Why I picked the Garmin.

There was a lot if talk last week about sports watches first with Beto’s Pick on the Garmin and then Chris’ CBC segment comparing a variety of watches that help keep you fit.

It made sense because it is that time of year where many runners dust off their shoes, get off the treadmill and hit the trails. We have entered the beginning of race season where you start to set goals, you begin your training programs and the transition to shorts, tanks and sunglasses is in full affect. It is no surprise that sports watches are top of mind but figuring out if the investment is right for you is probably the conversation you are having with yourself. I don’t think there is a clear answer but hopefully my story can reassure you that sometimes may investments go a long way.

Disclaimer: I have been running endurance since my first year University (I will avoid mentioning the exact date) so my switch to a sports watch happened many years ago. This was before the era of receiving text messages to your watch and before you could sync it to an app that tells everyone how far and how fast you ran. I decided I was ready to stop calling myself a “leisurely runner” and ready to invest in my commitment to the sport. I chose the Garmin then and still choose it today. Thankfully, they are no longer the size of a small clock and sync easily with most sports apps – making them as applicable to running needs today as they were then.

I learned what training with and without a Garmin looks like as I bought my Garmin after my first two marathons – which were run with a Timex on my wrist. I remember hesitating about the purchase, as I am sure a lot of university students would have, because I was not completely clear on all of the benefit or exactly what I really needed it for. Regardless, I made the leap – rapidly learning how much easier it made my running life (especially the patience associated with mapping routes and tracking mileage).

As I sit here and date myself, you may see differences between yourself and someone contemplating the same thing “a while ago”. I cannot argue that there are some differences but I can guarantee the purpose and results are similar. If you are ready to get a little more serious with your training (or already have) and you are looking for something that would help you stay accountable – you are exactly where I was when I decided to purchase my first running watch.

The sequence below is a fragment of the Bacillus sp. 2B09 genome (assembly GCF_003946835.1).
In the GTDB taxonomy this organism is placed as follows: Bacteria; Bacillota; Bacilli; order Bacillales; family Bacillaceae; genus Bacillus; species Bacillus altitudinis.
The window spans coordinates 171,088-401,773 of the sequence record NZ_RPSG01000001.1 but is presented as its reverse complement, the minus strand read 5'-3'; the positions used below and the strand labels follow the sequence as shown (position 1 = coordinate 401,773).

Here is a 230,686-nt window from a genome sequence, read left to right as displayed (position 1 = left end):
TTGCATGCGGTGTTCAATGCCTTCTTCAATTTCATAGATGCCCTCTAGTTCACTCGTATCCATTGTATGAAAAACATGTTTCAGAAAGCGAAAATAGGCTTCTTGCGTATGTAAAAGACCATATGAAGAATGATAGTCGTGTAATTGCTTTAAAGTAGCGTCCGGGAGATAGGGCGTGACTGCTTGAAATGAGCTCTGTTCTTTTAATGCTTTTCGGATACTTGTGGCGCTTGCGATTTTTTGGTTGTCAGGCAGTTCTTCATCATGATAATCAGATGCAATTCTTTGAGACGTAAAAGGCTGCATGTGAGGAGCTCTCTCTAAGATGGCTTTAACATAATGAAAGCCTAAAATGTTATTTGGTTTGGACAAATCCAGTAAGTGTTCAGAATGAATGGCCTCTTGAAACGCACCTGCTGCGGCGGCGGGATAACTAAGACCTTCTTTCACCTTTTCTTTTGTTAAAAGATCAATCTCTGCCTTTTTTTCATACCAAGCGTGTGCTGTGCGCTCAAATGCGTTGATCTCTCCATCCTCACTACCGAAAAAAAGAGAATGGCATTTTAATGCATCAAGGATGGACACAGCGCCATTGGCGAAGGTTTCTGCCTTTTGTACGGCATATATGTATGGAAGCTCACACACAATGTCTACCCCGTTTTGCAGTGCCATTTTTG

Looking back – I am very glad I chose to invest sooner rather than later.

It has made me a more informed runner and I believe, as a result, made me a better runner because I was able to see progress and really understand what type of training I needed. My Garmin allowed me to retire my methods of relying on mapmyrun.com to plan routes. It replaced my Timex and the process where I would calculate my average pace based on the time it took, after I got home. I no longer had to think about anything – the watch did it for me. I still track my mileage by writing down my distance on a calendar I keep on my fridge but that’s more habit and desire to be constantly reminded of my workouts past and future.

Don’t get me wrong – I am happy with the product but I wasn’t an overnight convert. It wasn’t until I moved to Edmonton a few years ago that I really starting using all the features. Once I started running with the group I ran with now (we have grown a little) I really learned how to properly train – including the importance of tempo runs and interval training. I ever started programming my workouts into my watch the night before so I had one less thing to do in the morning and a way to hold myself accountable to getting up and meeting the group for a run.

This was actually something I took for granted until a few weeks back when I watched one friend teach the other friend how to program their Garmin for intervals before a workout. Knowing this friend would soon experience the simplicity of running until you hear five little beeps telling you that interval was over – brought me comfort. I know a feature like that may sound like a minimal selling feature but trust me when I say it is a game changer. When you want to focus on hitting paces, when you are tired and dread that last set, and when you want to avoid constantly checking your watch – this really makes a difference and allows you to focus on the bigger picture.

What I am trying to say is that I didn’t wait until I was training as much as I do now before I bought my first running watch. I loved running, I loved seeing improvements and I wanted something that would help me be accountable to meeting my goals. I chose the Garmin but that doesn’t mean you have to. I bought it because there wasn’t many options at the time and it was sold at most retailers but now that I have the chose – I still choose the Garmin because it is reliable, accurate and meets every one of my running needs.

Go find what meets your need. Go beyond being a “leisurely runner”. And go crush some goals.


  1. I have loved all of the Garmin products I have purchased.

    I currently use the Forerunner 620 for running and I also have a VivosmartHR. Really happy with both purchases.

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